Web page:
In a landslide decision in February, the FCC reclassified the Internet as a public service, putting it under the umbrella of Title II regulations. Internet advocates around the world rejoiced: they had finally won a hard-fought legal battle over net neutrality. Cable and Internet providers, they said, would no longer be able to abuse their power to force companies to pay for fast-lane Internet.
The companies attempting to oppose the classification weren’t quite so pleased. They made the case that the ruling would stifle innovation, discouraging shareholders and venture firms from becoming involved in the industry. Further, they said, the regulations unleashed upon the net with the FCC’s ruling leaves the market open to stricter impositions down the line.
“The cable and telecom companies,” an article at Forbes argues “have expressed concerns that a highly regulated environment could deter their investments in broadband services. Critics of the regulations have also argued that the new rules could ultimately lead to price regulation.”
Proponents of net-neutrality point out that it’s less about regulating the ISPs and more about preserving the internet as it currently works. Net-neutrality aims to ensure that all data packets are treated equally: they aren’t throttled based on who the sender or intended receiver is.
Some organizations have attempted to obfuscate net-neutrality by arguing that it demands ISPs treat large data providers such as Netflix identically to small businesses, thus favoring large corporations over ma and pa shops, since large corporations transfer much more data.
Anyone in the data industry knows this isn’t the case; differing data transfer limits, with different prices, are a norm in the industry, and are unrelated to the concept of net-neutrality. Net-neutrality simply demands that ISPs base price points strictly on bandwidth, and that they shouldn’t care who is sending or receiving the data.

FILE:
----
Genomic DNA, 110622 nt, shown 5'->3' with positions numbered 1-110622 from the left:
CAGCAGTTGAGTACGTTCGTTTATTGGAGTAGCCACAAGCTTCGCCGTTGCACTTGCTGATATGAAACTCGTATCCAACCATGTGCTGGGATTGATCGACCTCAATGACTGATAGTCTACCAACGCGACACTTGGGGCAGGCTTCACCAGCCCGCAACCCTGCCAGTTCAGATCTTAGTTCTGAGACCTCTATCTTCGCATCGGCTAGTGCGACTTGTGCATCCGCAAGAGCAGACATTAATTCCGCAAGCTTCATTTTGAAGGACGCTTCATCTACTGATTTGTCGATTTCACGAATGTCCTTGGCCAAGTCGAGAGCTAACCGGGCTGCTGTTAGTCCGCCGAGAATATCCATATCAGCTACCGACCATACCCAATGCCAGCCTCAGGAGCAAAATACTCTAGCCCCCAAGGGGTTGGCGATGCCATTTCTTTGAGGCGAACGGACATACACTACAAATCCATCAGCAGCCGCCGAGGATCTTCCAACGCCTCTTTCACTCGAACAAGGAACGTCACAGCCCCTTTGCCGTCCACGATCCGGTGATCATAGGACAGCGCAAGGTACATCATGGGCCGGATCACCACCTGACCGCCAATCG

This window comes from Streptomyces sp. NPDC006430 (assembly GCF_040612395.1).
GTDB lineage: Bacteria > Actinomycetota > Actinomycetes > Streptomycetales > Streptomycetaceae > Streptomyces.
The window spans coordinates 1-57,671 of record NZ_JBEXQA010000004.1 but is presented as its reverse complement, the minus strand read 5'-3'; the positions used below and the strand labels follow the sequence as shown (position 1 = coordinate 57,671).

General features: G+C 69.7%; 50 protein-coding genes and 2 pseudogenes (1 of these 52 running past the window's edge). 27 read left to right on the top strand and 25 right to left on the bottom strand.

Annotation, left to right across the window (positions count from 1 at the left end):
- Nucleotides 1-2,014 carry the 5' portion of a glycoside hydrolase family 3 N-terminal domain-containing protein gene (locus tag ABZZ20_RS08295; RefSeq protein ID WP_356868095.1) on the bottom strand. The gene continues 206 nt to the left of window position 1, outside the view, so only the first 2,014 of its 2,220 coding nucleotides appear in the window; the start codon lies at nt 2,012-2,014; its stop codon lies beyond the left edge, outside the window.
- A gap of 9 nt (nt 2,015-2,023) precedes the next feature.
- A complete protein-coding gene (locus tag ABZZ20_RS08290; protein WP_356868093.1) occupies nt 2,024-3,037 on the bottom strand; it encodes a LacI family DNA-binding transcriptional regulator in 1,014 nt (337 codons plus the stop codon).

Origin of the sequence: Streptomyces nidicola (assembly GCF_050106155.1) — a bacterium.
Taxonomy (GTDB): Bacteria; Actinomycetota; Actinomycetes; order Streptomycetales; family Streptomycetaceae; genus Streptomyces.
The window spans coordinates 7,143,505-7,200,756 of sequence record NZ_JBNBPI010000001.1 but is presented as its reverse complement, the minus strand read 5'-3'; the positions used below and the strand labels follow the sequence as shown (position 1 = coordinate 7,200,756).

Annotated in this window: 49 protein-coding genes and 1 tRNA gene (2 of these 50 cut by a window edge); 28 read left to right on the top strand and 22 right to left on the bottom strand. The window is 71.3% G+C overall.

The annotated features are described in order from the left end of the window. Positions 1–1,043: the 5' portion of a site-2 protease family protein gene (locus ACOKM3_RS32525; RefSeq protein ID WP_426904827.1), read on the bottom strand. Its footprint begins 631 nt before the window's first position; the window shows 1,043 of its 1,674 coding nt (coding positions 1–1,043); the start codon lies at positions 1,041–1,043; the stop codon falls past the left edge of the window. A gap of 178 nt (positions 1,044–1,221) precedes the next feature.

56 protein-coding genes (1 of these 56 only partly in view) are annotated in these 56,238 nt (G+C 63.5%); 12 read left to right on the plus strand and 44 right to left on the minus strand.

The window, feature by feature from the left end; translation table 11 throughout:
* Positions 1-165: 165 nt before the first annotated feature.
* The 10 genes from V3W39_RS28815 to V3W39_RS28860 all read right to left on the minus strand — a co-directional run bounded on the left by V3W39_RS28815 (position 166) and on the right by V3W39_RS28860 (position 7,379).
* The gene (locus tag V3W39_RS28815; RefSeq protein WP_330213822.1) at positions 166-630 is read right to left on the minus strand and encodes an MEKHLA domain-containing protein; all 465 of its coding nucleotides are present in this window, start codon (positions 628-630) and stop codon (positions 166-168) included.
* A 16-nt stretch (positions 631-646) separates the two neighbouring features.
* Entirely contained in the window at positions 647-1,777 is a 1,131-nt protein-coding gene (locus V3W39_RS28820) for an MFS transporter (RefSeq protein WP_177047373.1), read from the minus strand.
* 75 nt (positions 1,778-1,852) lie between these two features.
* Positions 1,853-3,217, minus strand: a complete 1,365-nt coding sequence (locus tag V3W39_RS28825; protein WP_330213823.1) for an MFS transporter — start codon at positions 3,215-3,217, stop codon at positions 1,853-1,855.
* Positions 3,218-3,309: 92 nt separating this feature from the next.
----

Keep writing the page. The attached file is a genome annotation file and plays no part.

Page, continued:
Nevertheless, it would be misleading to say that the reclassification changes nothing. ISPs haven’t attempted to throttle bandwidth for specific companies (at least not on a wide scale) until recently, but they were legally allowed to do so.
Fear, uncertainty, and doubt aside: how will telecom really be affected by all of this?
According to research firm Fitch Ratings, it’s probably going to just be business as usual – at least in the immediate future.
“Even if the rules were implemented immediately, there would be very little near-term effect on revenues or operating profits from existing services,” the firm explained in a press release. “If put firmly in place, however, Title II rules could ultimately change the way Internet traffic is managed as well as impact future revenue opportunities and business models.”
They’re not wrong about that, of course. Reclassifying the Internet as a public service – mandating that access to one website needs to be just as unrestricted as access to another – does rule out certain business models, such as “internet fast lanes,” which, while never previously implemented, could theoretically have been put in place before the reclassification. At the same time, it’s highly unlikely that this will cut into the existing profit margin of most organizations.
Strict free market advocates may have cause to oppose the reclassification for this reason, but they should bear in mind that the biggest telecom companies were built on subsidies and exclusive deals; they were never strictly free market entities.
As for the concern that the Title II rules could open the door for even harsher regulation, this is unfounded paranoia: a slippery slope argument born out of fear of further losses. At this moment, there is no indication that anyone, be it internet advocates or the FCC, wishes to further control anything. The only possible change we might foresee would be price caps – a restriction on how much one is able to charge for broadband service, but even the FCC is not currently considering this option.
The only aspect of the ruling which could be potentially damaging to telecommunications firms are changes the FCC is making to its regulation involving municipally-owned ISPs. Rules that once existed against the expansion of government broadband – particularly in rural areas – are null and void. Not only does that make for a more competitive market, it also means clients in less-trafficked regions could potentially have access to faster, better Internet.
I expect that we’ve not heard the last of the net neutrality debate. But for now, at least, it should be relatively clear that the space of possible future landscapes has changed – and your business needs to change with them.Follow Liberty Center One: